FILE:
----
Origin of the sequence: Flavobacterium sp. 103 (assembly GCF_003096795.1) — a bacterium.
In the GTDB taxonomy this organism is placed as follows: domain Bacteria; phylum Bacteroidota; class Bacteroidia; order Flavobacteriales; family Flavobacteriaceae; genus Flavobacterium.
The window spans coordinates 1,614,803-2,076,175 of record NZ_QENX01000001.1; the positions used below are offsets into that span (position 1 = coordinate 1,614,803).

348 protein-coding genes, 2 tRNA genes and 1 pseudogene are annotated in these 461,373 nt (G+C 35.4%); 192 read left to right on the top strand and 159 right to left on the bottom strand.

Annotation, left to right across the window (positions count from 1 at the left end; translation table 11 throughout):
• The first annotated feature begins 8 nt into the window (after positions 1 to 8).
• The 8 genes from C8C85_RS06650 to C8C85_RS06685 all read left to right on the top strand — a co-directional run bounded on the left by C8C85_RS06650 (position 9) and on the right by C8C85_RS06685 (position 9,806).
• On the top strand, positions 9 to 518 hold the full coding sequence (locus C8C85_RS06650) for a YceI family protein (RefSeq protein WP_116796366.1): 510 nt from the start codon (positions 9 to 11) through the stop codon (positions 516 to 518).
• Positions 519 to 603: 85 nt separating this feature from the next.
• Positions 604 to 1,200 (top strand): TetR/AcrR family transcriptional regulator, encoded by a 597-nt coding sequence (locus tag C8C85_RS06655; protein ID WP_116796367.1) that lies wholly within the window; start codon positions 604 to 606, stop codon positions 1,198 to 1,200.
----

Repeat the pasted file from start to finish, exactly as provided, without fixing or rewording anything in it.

Origin of the sequence: Flavobacterium sp. 103 (assembly GCF_003096795.1) — a bacterium.
In the GTDB taxonomy this organism is placed as follows: domain Bacteria; phylum Bacteroidota; class Bacteroidia; order Flavobacteriales; family Flavobacteriaceae; genus Flavobacterium.
The window spans coordinates 1,614,803-2,076,175 of record NZ_QENX01000001.1; the positions used below are offsets into that span (position 1 = coordinate 1,614,803).

348 protein-coding genes, 2 tRNA genes and 1 pseudogene are annotated in these 461,373 nt (G+C 35.4%); 192 read left to right on the top strand and 159 right to left on the bottom strand.

Annotation, left to right across the window (positions count from 1 at the left end; translation table 11 throughout):
• The first annotated feature begins 8 nt into the window (after positions 1 to 8).
• The 8 genes from C8C85_RS06650 to C8C85_RS06685 all read left to right on the top strand — a co-directional run bounded on the left by C8C85_RS06650 (position 9) and on the right by C8C85_RS06685 (position 9,806).
• On the top strand, positions 9 to 518 hold the full coding sequence (locus C8C85_RS06650) for a YceI family protein (RefSeq protein WP_116796366.1): 510 nt from the start codon (positions 9 to 11) through the stop codon (positions 516 to 518).
• Positions 519 to 603: 85 nt separating this feature from the next.
• Positions 604 to 1,200 (top strand): TetR/AcrR family transcriptional regulator, encoded by a 597-nt coding sequence (locus tag C8C85_RS06655; protein ID WP_116796367.1) that lies wholly within the window; start codon positions 604 to 606, stop codon positions 1,198 to 1,200.